MP Invites Central European University to Move to Croatia

Total Croatia News

The University has been founded by George Soros.

On Friday, Member of Parliament Domagoj Hajduković (SDP) called on Prime Minister Andrej Plenković and the government to support his initiative and to invite to Croatia the Central European University in Budapest, which has been effectively banned by the Hungarian Parliament, reports Nacional on April 7, 2017.

“The Hungarian Parliament a few days ago adopted a law which makes it virtually impossible for the Central European University to operate. Given that it is apparently not the intention of Hungary to keep the Central European University in the country, I have launched the initiative towards Prime Minister Andrej Plenković and the government to invite the Central European University to come to Croatia,” said Hajduković in the Parliament.

He added that he was not alone in this initiative, which has already been signed by 55 MPs from SDP, HNS, HSU, SDSS, Živi Zid, and MOST, as well as national minorities’ representatives. “We want this kind of institution in Croatia to improve the prestige of the Croatian educational system, and also to enhance Croatian universities. We want the Central European University to come to Croatia,” said Hajduković.

Hungary has recently adopted a law that could lead to the closure of the Central European University, which was founded in 1991 in Budapest by American billionaire George Soros. The law provides for the denial of permission to foreign educational institutions which, in addition to Hungary, do not have a campus in the country of origin. The Central European University, which operates only in Budapest, is the only international university in Hungary which does not have campus anywhere else.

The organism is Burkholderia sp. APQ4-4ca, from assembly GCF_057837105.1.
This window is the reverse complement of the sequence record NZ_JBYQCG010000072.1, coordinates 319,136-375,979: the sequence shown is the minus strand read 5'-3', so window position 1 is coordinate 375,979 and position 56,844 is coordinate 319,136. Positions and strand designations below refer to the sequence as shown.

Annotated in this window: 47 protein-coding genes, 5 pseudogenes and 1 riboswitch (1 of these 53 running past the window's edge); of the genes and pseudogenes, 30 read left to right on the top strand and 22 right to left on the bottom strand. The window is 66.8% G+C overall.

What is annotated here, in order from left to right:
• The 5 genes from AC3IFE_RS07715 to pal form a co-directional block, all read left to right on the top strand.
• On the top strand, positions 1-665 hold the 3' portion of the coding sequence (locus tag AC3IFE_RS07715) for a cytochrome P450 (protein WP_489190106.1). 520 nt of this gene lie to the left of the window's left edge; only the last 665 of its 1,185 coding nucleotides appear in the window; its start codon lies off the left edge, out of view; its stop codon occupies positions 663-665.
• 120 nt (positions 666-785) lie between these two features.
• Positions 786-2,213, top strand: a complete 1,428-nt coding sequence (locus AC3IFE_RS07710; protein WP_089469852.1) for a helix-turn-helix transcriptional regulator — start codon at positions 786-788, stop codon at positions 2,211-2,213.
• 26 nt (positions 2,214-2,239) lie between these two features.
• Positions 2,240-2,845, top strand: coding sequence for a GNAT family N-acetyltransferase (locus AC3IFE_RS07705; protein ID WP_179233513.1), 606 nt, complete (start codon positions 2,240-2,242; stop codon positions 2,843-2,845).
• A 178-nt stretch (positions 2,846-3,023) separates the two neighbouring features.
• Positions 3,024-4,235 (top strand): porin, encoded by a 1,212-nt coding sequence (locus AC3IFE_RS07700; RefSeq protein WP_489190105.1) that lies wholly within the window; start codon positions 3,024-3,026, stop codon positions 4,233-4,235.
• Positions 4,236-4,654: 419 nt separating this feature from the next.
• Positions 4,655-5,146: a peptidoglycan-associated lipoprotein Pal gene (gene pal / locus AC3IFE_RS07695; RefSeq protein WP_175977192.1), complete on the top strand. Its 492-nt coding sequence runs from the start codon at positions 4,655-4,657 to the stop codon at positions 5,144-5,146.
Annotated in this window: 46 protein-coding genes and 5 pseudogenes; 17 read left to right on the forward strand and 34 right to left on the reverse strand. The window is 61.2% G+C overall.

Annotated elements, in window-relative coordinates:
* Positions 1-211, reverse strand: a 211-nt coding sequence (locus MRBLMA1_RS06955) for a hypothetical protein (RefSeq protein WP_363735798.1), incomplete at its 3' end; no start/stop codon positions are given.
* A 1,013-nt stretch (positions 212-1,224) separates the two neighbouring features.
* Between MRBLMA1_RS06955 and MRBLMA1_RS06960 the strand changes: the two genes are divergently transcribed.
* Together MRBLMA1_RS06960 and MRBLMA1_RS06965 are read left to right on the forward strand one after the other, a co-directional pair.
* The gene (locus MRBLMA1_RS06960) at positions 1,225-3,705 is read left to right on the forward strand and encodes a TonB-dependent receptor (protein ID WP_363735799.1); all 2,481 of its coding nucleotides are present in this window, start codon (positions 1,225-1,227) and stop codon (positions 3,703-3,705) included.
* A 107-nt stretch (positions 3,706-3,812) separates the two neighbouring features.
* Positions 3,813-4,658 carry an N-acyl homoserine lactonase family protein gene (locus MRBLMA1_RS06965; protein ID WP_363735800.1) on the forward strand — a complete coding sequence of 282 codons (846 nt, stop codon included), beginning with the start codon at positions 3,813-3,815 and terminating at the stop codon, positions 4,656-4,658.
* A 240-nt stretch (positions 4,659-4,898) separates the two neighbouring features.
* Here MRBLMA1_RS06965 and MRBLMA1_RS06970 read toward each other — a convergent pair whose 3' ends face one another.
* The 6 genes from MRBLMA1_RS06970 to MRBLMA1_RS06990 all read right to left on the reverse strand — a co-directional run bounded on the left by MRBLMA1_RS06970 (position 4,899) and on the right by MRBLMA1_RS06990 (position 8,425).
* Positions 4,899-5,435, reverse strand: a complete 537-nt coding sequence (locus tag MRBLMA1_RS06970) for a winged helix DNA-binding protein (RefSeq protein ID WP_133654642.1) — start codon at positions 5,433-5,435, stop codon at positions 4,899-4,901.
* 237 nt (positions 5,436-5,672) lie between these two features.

According to its website, the Central European University is a graduate-level “crossroads” university where faculty and students from more than 100 countries come to engage in interdisciplinary education, pursue advanced scholarship, and address some of society’s most vexing problems.

It offers English-language Master’s and doctoral programs in the social sciences, the humanities, law, management and public policy. It has developed a distinct academic and intellectual focus, combining the comparative study of the region’s historical, cultural, and social diversity with a global perspective on good governance, sustainable development and social transformation.

With approximately 1,400 students and 370 faculty members from more than 130 countries, CEU is one of the most densely international universities in the world. Its rare mix of nationalities, ethnicities, and cultures creates an ideal environment for examining such “open society” subjects as emerging democracies, transitional economies, media freedom, nationalism, human rights, and the rule of law. It also brings multifaceted perspective to all aspects of community life.


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